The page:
The Scotsman, 30th November 1872.

 

The examination in bankruptcy of Matthew Dunnet and James Mungo Brown, individual partners of the East Hermand Shale Company, West Calder, was made on Thursday, in Edinburgh, before Sheriff Hamilton ……. Dunnet, after being sworn, deponed "ln 1866 I began business in the manufacture of crude oil from shale in partnership with James Ferrie. We took the sub-lease from Messrs Thomson (sic, Thornton?) of the East Hermand shale field in July 1866. The duration of the lease was thirty-one years from May of that year, and the rent was payable either m fixed rents or in lordships at the option of the proprietor. My capital consisted of sums borrowed from my friends. I had capital under the contract with Mr Ferrie was £1000, his being £2000. In consequence of Mr Ferrie not putting in the capital stipulated, the partnership was dissolved in December 1866. Up to that time we had been going on with the erection of the works. For the next twelve months I continued erecting the works and developing the shale fields on my own account, and in December 1867 I arranged with Mr J. M. Brown to join me as at lst January 1868. He was to furnish £2500, and I was to furnish £2000 of capital. Both of these obligations were implemented. From the beginning of 1868 up to our stoppage we were periodically extending; the work at an aggregate outlay of about £19,600, which was provided by cash advances and by parties with whom we were trading. I attribute my difficulties to our capital being too small for the largeness of our business, and to losses sustained on contracts made in the opening of the present year, and the great rise in the price of coal. If the works were still of the value equivalent to their cost, the firm would be solvent and able to meet its obligations". Mr James Mungo Brown, after being sworn, concurred in omnibus with Mr Dunnet so far as related to the period after which he became a partner.

Falkirk Herald 12th December 1872

 

An appeal for a deliverance of the trustee of the bankrupt estate of the East Hermand Shale Company (Limited), West Calder. At the date of the bankruptcy of this company the Caledonian Railway Company were their creditors for an account of £70s, 14s. 8d., of which £263, 4s 2d was stated to have consisted of charges or tolls for carriage of oil for the company; a second proportion of the account, consisting of charges for the supplying of engine-power and other expenses in carrying certain wagon-tanks in which the oil was held; and the third, of rates for the carriage of other goods along the railway, including therein tolls for the use of the railway, the amount of these tolls much exceeding, it was said, £280. The railway company, also at the date of bankruptcy, held a number of wagons and tanks, in which the oil was carried along the line, belonging to the shale company, the estimated value of these tanks being £280.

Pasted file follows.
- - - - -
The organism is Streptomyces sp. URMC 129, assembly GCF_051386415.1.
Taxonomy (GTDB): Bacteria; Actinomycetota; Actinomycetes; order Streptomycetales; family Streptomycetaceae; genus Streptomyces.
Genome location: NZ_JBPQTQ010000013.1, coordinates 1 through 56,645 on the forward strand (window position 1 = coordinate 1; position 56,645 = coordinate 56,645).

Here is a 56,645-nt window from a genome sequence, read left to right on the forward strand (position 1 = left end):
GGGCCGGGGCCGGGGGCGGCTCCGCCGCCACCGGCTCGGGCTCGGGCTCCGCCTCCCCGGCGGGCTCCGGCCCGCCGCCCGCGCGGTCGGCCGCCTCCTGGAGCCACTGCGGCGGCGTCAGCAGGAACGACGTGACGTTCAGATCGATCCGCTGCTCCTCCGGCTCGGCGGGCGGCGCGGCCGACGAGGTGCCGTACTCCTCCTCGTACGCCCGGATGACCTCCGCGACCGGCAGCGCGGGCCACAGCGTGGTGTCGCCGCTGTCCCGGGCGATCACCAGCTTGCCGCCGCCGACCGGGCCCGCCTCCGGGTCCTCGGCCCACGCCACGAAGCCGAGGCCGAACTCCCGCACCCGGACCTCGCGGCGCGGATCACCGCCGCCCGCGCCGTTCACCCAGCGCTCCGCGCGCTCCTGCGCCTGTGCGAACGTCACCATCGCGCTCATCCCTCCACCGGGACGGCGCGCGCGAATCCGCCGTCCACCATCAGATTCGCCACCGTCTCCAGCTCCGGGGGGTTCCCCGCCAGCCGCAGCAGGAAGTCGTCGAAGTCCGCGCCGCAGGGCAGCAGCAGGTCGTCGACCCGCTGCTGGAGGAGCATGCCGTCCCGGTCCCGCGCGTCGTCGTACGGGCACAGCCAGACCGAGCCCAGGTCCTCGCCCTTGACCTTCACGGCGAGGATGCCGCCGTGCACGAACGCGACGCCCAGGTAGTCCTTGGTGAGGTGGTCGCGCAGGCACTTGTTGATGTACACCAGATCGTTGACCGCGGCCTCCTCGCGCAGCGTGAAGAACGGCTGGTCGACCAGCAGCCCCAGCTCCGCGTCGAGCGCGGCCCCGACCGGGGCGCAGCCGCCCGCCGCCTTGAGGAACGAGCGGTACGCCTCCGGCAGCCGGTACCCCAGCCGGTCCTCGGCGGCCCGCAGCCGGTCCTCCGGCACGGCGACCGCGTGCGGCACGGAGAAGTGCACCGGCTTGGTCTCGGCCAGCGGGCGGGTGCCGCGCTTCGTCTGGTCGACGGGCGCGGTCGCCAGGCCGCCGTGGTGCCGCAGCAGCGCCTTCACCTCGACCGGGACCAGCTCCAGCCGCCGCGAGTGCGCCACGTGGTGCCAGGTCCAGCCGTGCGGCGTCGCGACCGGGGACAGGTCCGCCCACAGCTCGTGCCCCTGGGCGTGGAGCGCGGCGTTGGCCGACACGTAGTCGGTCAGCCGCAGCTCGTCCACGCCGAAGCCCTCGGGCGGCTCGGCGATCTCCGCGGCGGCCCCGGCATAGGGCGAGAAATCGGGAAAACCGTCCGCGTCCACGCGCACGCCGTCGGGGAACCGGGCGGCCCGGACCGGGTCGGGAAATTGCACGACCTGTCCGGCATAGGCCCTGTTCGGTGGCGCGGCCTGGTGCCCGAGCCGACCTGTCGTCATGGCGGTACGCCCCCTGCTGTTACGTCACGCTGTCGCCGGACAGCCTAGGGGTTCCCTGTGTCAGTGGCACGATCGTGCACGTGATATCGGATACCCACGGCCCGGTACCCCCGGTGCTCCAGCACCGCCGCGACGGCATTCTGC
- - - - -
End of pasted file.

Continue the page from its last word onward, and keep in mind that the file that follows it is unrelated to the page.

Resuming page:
The Scotsman 28th November 1873.

 

FOR SALE, at East Hermand Oil Work, West Calder. A Pan Mill, 1 Hutch weighing machine, 3 Set Fanners, A quantity of Malleable Iron Pipes, from 1in to 2in, A quantity of Square cube stones About 350,000 good Square Bricks, put in waggon here at 19s per 1000. A number of Workmen's houses &c. The above will be sold cheap. Can be seen at the Works; or apply to Thomas Gentles, East Hermand, West Calder.

The Glasgow Herald, 3rd February 1874.

 

creative commons

We are happy to licence use of many images, extracts, and other resources of this website under a Creative Commons attribution, non-commercial licence (Scotland). See full copyright statement. Such material should be attributed to Almond Valley Heritage Trust and, where practical, a hyperlink provided to www.scottishshale.co.uk.